With all the excesses of Christmas and New Year, when one of my sisters suggested a Wintery coastal walk with her, my brother in law and my niece, Si jumped at the chance. I however, wearing my brand new boots, and being in hibernation mode, was a little more reluctant.
I’m so glad that they talked me into it though! I’ve lived in Cornwall all of my life, and yet I’m still constantly finding new places to love, and this is exactly what happened with Wheal Coates. Wheal Coates near St. Agnes is a World Heritage site and area looked after by the National Trust. The walk that we went on started at the car park near to Wheal Coates and went around to the Chapel Porth beach.
Apparently you can sometimes see dolphins from where we were walking in the Summer months, which I will definitely be returning to try and spot. The site is very dramatic, imposing and just completely fantastic looking, with the sea as an amazing background.
The engine house, and other buildings and mines were built in the quest for tin and copper, and it feels like stepping back into history as you walk around. If you fancy learning more about the history of the area, there is a museum in St. Agnes, that will help you to discover more about the areas rich mining heritage. You can play spot the Poldark filming locations on this coastline as well.
After a short walk from the car park for me it really was love at first sight! See below, some of my favourite photos we took whilst we were on our walk there. I am really pleased with how they came out, since we were only using our camera phones!
The path you take is quite narrow in places, and as you can see from my photos, there is quite a drop to the sea. Bearing this in mind I wouldn’t recommend this as somewhere to let your toddlers roam freely, especially as some of the old buildings do have quite large drops inside them that could be dangerous for a small child, and you also would not manage with a pushchair on the majority of the paths that we took.
My boys loved investigating all of the old buildings, and even found a tunnel. Although, it was a bit of a tight squeeze coming out of the other side.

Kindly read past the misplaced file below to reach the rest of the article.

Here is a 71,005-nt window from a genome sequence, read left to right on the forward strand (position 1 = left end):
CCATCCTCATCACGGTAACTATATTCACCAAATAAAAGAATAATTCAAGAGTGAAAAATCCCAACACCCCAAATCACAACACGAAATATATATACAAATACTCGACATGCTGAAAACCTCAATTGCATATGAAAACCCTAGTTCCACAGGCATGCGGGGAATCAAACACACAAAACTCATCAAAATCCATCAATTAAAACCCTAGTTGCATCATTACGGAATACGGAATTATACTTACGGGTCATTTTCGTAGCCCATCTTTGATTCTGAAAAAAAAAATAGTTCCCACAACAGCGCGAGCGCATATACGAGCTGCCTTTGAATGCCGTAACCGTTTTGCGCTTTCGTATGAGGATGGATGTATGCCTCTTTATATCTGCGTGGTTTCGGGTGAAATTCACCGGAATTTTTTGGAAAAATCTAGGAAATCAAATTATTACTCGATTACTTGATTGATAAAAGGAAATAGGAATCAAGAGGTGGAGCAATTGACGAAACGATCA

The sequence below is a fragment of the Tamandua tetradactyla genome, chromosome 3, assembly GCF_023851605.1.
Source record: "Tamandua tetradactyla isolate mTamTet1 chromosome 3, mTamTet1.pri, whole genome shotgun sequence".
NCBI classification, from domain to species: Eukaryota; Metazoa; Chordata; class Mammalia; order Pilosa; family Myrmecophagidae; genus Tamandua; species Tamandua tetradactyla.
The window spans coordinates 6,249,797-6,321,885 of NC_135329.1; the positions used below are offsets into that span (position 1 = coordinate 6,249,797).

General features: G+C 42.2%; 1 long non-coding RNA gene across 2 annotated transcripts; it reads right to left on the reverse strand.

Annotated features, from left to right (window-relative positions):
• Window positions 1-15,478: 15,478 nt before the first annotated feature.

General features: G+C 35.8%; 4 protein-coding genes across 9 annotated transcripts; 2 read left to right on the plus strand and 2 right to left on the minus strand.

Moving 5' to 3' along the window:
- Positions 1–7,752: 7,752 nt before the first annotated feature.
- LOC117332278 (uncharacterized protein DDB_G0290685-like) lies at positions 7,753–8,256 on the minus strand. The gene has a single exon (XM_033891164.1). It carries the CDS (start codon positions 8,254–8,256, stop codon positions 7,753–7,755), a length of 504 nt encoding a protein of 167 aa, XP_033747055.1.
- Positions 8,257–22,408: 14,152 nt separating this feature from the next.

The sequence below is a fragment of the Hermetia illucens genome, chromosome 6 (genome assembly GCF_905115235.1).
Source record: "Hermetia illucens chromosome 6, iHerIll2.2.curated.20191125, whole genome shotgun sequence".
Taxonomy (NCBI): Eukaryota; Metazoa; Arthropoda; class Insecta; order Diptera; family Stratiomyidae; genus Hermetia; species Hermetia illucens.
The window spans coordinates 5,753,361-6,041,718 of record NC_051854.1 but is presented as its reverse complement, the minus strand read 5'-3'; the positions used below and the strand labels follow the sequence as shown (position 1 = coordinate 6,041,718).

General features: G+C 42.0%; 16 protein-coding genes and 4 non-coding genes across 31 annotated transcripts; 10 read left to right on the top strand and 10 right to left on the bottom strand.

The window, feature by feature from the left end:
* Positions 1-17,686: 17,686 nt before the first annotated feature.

If you have a small child likely to refuse to cooperate and come out of the tunnel themselves Do Not let them in there, as you’ll be all day waiting, as it really is not adult sized
At the furthest end of our walk we arrived at Chapel Porth beach, which the South West Coast path runs through. Whilst we were there, there were several people surfing, and enjoying the beach.
There is a car park at Chapel Porth run by the National Trust, so those who are not able enough, or who have small children to worry about, can enjoy this beach without having to use the paths to get there.
The car park is free for National Trust members. Apparently from Easter to Autumn half term, you can even borrow a GPS from the car park attendants if you fancy trying out geocaching! If you have no idea what geocaching is, then keep an eye out for a future post explaining, as I fancy trying this myself!
Chapel Porth has seasonal lifeguarding, so do be aware of this if you go out of season, and dogs are allowed on to the beach, but not between Easter Sunday, and the 30th September every year.
Right next to the car park, is a small open air cafe, which did lovely hot chocolates, flavoured milks, hot drinks, ice creams, and hot snacks, with picnic tables, and a small sheltered area to eat or drink at. This was perfect for us to have a small rest, as on the walk back, although we took a slightly different route, it was all uphill!
For anyone fancying using their satnav to find their way here, the postcode is TR5 0NS, and if you visit www.nationaltrust.org.uk/st-agnes-and-chapel-porth you can get more detailed directions, and even the OS co-ordinates! If you would like to check out another fab Cornish walk then see my Carnewas post!